Our daily pastry: pie-makers, judges and the hungry at St Mary's Church, Melton Mowbray. Photo: Joe Giddens/PA
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All rise for the blessing of the pies

As a judge of the “beef and ale” category at the British Pie Awards, Felicity Cloake goes in search of fluffy suet pastry and rich, dark gravy.

A reverent hush falls over St Mary’s Church, Melton Mowbray, as the man in the pulpit begins to speak. As the chairman of the town’s Pork Pie Association, Matthew O’Callaghan seems up there with God among the congregation, a ragbag assortment of chefs, bakers, farmers and the odd hungry journalist, gathered here today for the sixth annual British Pie Awards.

O’Callaghan’s description of the church as a “cathedral of pies” seems somewhat less fanciful when its rector, the Reverend Kevin Ashby, pops up to perform the blessing of the pies, a solemn ceremony that concludes with the immortal lines: “We’re excited to taste them but judge them we must./We can’t wait to find out what is under that crust.”

“Amen,” we all boom in response. It feels like a plea to the Almighty – deliver us from soggy bottoms, perhaps.

Behind us sits a bevy of tanned beauties, awaiting the attention of the judges of the coveted Class 1, the Melton Mowbray pork pie (those produced elsewhere are banished to the second table). To make it as a judge on the so-called top table is the dream of everyone I speak to but as this is only my second year on the job, I haven’t got a hope.

Standing around awaiting our fate, we debate the worst that could happen. Although Class 10 – the scarily non-specific “Other meat pie (hot)” – is a strong contender, it’s “Chicken and other protein” that really sends shivers down my spine.

Thankfully it turns out that this year I’ve graduated from steak and kidney (you can tire of the flavour of urine) to the beef and ale category; a definite step up. Sixty-one pies have been entered in Class 5, of which I and my fellow judge Andrew Cooper, Melton’s town bailiff, must get through at least 20 without collapsing.

We’re helped in our mighty task by an army of catering students who ferry pies from the oven to an insulated box beneath our table. As time wears on, we begin to open this with a sinking heart, but for the first couple of hours the arrival of each fresh contender is a bit of a thrill. (Our spirits are momentarily dampened when a lad approaches the table with something that appears to have exploded in the oven. He whispers simply, “I’m so sorry,” before backing away from the bubbling brown mess at speed.)

But the show must go on. We mark each pie on six criteria, ranging from appearance (“Does the sight of the pie excite or disappoint?”) to sound (“Hear how the pastry cuts,” the chairman of the judges, Ian Nelson, exhorts us) to the quantity and quality of the filling. I’m in charge of dissection, while Andrew keeps the score: an increasingly sticky business, with so much gravy around.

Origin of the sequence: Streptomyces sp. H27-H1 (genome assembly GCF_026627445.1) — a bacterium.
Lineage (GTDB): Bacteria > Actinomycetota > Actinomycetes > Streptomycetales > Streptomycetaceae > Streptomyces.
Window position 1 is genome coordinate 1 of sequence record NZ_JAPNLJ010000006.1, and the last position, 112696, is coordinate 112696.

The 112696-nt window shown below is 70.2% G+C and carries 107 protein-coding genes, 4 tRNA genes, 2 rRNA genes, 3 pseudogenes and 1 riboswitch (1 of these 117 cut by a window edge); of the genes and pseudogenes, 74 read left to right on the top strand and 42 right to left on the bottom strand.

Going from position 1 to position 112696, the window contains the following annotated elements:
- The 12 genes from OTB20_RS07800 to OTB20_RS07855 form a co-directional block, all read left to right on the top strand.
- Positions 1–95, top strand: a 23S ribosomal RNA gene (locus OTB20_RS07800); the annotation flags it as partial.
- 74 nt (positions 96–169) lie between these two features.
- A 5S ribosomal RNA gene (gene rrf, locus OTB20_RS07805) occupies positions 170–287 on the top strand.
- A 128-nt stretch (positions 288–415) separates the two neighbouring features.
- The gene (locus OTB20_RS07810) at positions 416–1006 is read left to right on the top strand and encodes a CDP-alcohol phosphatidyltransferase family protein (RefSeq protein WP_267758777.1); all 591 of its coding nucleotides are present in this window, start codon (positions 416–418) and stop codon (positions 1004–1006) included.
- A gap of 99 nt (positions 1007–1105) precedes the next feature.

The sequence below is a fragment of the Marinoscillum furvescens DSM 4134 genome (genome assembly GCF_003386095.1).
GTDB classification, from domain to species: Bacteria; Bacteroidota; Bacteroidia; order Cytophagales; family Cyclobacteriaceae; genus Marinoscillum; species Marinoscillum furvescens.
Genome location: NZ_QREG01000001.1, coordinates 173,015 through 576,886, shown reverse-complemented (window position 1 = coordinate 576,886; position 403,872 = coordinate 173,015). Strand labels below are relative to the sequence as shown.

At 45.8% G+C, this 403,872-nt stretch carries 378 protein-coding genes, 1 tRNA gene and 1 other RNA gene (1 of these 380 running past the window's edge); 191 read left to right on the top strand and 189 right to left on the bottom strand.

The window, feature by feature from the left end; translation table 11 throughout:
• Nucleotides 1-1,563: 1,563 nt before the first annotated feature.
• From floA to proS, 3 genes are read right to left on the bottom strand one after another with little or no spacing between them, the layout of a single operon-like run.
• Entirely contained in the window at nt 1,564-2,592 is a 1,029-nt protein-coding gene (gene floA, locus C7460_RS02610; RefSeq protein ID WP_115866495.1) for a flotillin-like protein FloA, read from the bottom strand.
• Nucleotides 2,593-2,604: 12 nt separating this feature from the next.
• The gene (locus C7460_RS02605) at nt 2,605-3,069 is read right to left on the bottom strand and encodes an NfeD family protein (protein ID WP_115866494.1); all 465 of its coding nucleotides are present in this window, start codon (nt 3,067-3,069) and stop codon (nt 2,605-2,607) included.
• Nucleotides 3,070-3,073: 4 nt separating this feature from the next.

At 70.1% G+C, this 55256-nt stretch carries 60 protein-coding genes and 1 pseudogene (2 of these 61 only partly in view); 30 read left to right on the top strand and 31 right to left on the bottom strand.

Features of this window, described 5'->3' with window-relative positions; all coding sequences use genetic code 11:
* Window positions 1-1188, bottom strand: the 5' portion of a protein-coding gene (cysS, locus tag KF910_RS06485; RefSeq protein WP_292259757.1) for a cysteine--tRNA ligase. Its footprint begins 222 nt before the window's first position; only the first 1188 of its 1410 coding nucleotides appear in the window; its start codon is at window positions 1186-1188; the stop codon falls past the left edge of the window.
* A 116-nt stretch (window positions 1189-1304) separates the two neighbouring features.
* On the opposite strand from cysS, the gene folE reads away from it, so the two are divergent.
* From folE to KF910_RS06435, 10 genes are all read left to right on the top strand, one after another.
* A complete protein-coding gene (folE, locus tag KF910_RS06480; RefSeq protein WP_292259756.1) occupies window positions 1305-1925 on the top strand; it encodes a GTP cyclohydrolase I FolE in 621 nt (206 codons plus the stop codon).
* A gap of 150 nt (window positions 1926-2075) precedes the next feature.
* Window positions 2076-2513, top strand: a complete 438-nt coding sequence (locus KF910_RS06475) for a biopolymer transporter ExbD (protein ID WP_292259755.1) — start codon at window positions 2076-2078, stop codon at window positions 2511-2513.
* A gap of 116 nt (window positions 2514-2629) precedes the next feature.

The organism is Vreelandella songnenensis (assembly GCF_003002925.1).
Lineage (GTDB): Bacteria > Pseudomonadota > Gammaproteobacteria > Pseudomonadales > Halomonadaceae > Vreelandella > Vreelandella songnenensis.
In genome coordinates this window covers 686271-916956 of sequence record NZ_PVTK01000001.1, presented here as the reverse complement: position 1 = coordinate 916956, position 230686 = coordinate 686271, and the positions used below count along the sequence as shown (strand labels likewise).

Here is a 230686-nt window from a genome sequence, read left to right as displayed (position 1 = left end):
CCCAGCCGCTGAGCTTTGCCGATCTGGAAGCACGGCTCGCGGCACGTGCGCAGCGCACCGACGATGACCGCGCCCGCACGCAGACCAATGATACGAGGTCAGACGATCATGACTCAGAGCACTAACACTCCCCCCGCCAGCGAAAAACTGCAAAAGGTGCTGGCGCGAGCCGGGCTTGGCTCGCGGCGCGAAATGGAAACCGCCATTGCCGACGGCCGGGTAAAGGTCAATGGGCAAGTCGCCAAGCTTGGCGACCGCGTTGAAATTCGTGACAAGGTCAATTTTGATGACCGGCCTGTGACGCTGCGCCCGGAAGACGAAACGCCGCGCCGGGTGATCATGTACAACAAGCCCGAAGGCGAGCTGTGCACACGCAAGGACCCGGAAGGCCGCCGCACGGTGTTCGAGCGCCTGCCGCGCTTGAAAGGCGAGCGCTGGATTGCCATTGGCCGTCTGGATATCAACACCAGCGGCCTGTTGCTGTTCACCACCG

Odd comments float in the hallowed air – “You’d be disappointed if you got that one for dinner!” I hear someone say forcefully – and at one point a gaggle of suits passes down the aisle. It’s the minister of food, apparently, who has come to inspect his fiefdom. “What’s his name?” Andrew asks one of the judges trailing behind. He shrugs his shoulders and hazards, “Minister?”

Once we junior judges have gratefully peeled off the catering gloves, the winners of each category slug it out in front of a panel of real experts for the revered title of supreme champion. I reckon the fluffy suet pastry and rich, dark gravy give our favourite a decent chance of glory but the 2014 crown goes to a Bramley apple number served at the home ground of the Shrimps, Morecambe FC – a team apparently rejoicing in catering as brilliant as its nickname.

After four pastry-packed hours, I stagger towards the door, taking a quick detour past the judges’ buffet. Broken I may be but there’s always room in my pocket for a pork pie. Just call it getting in training for next year.

 

Felicity Cloake is the New Statesman’s food columnist. Her latest book is The A-Z of Eating: a Flavour Map for Adventurous Cooks.

This article first appeared in the 08 May 2014 issue of the New Statesman, India's worst nightmare?

ED THOMPSON / LUZ / EYEVINE
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"We’ve got things in common": why one of the EDL's original members quit

An early supporter of the group, painter-decorator Darren Carroll has had death threats since he left. But why did he change his mind about the English Defence League?

Darren Carroll is a slight man with bright blue eyes and an urgent need for redemption. A painter-decorator in his fifties, he has lived in Luton his whole life. He was one of the original members of the English Defence League (EDL), the far-right street movement founded by Carroll’s nephew Tommy Robinson.